'Veg' or Not, Hug-a-Vegan Day Welcomes All
Let’s face it, vegans get a bad rap — some people find their limited palate annoying and obnoxious or worry that their vegan friend will be judging them as they cut into a juicy steak.
The Rutgers Veg Society is hoping to change that stigma this Wednesday with "Hug-a-Vegan Day" at The Yard @ College Avenue.
“The mission of this event is to interact with fellow Rutgers students to promote a sense of unity between those of different dietary lifestyles,” said Nikki Iannantuano, the public relations chairwoman for the Rutgers Veg Society. “Vegans and vegetarians often have a bad reputation as people think we shove our beliefs down other people’s throats, so we wanted to create a very inclusive event that anyone can participate in.”
While there will be no one dressed in a cuddly bunny costume like at last year’s "Hug-a-Vegan Day," student representatives from the club will be at The Yard to inform non-vegans and non-vegetarians about veganism.
More importantly, members of the club will gladly answer any questions about adopting a more plant-based diet and lifestyle for those who are not interested in totally making the switch, but still concerned with their health and reducing environmental damage that animal agriculture and production may cause.
Welcoming non-vegans and non-vegetarians into their community is not a new practice in the Rutgers Veg Society, with some of their active members being non-vegs themselves.
With temptations of Brower Commons "Bite Night" and a never-ending supply of fat sandwiches, eating healthy can seem difficult to many Rutgers students, something that the Veg Society always takes into account when recruiting non-vegs.
“Non-vegans and non-vegetarians should still feel welcome to stop by as it can spark an interest in a plant-based diet,” Iannantuano said. “We love to educate others on the benefits of a plant-based lifestyle, so we would love to interact with people with varying diets and lifestyles.”
A self-described close-knit community, the Rutgers Veg Society also creates a space for vegan and vegetarian students to discuss important issues or challenges they may face with their diets and lifestyles, Iannantuano said. Vegan, vegetarian or neither, the Veg Society gives students an opportunity to rant, rave or vent about any problems they face based on their diets, as well as a space to build awareness on environmental issues, animal welfare and other current events that affect animals, the environment and society as a whole.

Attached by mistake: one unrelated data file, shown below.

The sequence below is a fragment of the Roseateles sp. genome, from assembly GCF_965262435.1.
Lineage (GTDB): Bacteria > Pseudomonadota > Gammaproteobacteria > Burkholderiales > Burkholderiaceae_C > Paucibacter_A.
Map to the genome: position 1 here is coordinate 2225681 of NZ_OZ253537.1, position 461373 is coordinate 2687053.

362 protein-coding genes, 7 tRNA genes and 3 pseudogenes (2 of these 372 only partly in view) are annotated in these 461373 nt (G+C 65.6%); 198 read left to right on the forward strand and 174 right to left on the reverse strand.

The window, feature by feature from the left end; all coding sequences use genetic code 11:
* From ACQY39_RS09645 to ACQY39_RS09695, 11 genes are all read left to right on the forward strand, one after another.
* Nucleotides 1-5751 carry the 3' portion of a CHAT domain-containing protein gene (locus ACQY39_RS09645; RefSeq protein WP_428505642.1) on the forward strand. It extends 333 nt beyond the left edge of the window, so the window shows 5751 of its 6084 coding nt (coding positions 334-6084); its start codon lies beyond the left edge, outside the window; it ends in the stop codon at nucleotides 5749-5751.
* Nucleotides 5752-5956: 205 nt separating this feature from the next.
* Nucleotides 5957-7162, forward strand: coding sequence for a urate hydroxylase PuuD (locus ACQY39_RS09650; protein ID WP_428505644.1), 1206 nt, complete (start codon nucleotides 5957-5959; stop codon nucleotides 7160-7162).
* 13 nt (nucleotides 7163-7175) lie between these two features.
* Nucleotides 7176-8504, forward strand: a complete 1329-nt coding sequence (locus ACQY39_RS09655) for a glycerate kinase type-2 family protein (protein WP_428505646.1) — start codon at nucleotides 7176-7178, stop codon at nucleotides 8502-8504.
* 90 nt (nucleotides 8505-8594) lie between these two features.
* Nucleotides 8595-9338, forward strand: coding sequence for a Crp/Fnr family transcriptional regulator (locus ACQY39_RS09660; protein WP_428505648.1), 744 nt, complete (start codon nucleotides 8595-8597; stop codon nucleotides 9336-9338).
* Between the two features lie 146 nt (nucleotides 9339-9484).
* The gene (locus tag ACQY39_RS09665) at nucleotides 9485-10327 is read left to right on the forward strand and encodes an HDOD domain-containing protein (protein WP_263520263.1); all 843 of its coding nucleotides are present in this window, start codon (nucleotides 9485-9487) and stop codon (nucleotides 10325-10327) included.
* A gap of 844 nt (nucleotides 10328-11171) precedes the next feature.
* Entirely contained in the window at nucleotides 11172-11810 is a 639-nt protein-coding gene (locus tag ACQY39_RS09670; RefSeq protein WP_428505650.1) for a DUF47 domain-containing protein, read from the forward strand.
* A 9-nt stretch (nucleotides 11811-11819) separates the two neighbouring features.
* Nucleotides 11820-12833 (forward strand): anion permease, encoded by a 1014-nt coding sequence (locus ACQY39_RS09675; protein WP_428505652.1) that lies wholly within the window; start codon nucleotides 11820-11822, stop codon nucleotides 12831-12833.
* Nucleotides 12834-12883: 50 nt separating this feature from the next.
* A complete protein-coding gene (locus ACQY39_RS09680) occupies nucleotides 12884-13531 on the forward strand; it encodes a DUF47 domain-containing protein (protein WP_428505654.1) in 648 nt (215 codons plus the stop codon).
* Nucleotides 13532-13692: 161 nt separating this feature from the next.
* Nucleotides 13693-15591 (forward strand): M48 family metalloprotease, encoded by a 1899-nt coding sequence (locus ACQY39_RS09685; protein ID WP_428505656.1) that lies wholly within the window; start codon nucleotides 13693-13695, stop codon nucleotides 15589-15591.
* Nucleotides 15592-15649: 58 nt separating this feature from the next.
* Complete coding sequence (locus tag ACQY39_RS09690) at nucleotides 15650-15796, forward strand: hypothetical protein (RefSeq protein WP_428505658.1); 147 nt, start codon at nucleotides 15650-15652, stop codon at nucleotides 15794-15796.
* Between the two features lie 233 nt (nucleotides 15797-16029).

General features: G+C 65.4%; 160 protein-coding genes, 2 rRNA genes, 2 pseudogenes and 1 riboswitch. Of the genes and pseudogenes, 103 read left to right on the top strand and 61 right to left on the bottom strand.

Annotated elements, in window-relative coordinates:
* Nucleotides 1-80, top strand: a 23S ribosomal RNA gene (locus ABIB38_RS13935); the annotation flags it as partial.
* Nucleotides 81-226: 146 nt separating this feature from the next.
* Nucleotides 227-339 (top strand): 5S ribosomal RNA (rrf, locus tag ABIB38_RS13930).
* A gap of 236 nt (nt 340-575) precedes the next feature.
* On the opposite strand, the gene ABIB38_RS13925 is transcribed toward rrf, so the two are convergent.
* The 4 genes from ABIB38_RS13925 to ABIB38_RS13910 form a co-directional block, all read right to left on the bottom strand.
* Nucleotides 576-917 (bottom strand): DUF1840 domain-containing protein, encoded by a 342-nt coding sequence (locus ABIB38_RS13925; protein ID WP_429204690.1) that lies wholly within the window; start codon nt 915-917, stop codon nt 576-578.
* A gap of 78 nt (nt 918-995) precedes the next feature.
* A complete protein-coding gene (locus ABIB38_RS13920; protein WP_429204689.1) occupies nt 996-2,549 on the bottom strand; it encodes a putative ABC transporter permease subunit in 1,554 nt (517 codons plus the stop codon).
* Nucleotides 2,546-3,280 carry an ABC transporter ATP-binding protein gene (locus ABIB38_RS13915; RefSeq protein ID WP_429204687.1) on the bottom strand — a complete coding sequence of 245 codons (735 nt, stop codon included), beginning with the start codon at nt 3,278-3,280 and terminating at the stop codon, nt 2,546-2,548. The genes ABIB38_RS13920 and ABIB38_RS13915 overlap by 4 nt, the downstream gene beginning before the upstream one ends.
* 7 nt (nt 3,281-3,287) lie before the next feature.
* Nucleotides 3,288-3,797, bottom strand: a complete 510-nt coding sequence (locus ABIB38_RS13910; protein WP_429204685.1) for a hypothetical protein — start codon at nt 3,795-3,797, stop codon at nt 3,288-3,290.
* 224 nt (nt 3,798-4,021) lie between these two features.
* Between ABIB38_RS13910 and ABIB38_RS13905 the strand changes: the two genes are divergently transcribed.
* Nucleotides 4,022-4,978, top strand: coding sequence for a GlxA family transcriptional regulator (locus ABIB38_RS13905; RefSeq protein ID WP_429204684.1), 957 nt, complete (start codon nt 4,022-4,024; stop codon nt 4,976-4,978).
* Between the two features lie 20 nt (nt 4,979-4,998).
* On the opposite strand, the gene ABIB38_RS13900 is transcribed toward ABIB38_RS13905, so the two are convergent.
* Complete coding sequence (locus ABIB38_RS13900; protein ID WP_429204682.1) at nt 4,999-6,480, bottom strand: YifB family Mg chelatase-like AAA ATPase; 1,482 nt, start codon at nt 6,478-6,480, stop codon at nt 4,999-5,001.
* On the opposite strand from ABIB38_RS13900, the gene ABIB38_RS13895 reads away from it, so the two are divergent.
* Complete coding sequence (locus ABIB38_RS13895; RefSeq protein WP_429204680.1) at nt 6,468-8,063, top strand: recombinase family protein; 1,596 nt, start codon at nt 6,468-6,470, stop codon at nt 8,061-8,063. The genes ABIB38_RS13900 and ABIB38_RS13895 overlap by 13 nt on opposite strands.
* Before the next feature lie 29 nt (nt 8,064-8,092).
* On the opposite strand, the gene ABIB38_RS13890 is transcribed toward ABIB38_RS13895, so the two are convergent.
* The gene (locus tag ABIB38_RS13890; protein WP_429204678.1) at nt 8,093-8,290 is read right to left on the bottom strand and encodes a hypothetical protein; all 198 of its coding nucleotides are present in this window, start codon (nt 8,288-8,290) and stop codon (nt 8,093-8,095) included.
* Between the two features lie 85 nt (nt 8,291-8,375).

From its establishment in 1973, the Rutgers Veg Society has been very active on campus for some time now, often partnering up with other organizations on campus to work on events that serve all Rutgers students.
The club recently held an exotic fruit tasting event at the Rutgers Hillel on Sept. 25, and they are currently collaborating with the Philosophy Club for a food ethics event.
By collaborating with other organizations, the Veg Society makes as much effort as they can to relate to students with different dietary backgrounds and lifestyles.
If you’re not able to make it to this year’s "Hug-a-Vegan Day," but are still interesting in seeing what the Rutgers Veg Society has to offer, it’s not too late to get involved.
The Veg Society meets every other Tuesday at 7:30 p.m. at the College Avenue Student Center in Room 411C, and also hold “Veg Sessions” every other Friday.
The club holds documentary screenings and potlucks, takes group trips to animal sanctuaries and often are joined by guest speakers for discussions.
For more information on their upcoming events, including a trip to the Skylands Animal Sanctuary and Rescue on Oct. 1, check out the Rutgers Veg Society’s Facebook page that’s open to the public.
Whether you’re vegan or vegetarian yourself looking for a likeminded community or simply interested in making a few improvements to your diet,
"Hug-a-Vegan Day" should be a great place to start. And yes, you can still get a hug even after cutting into that juicy steak.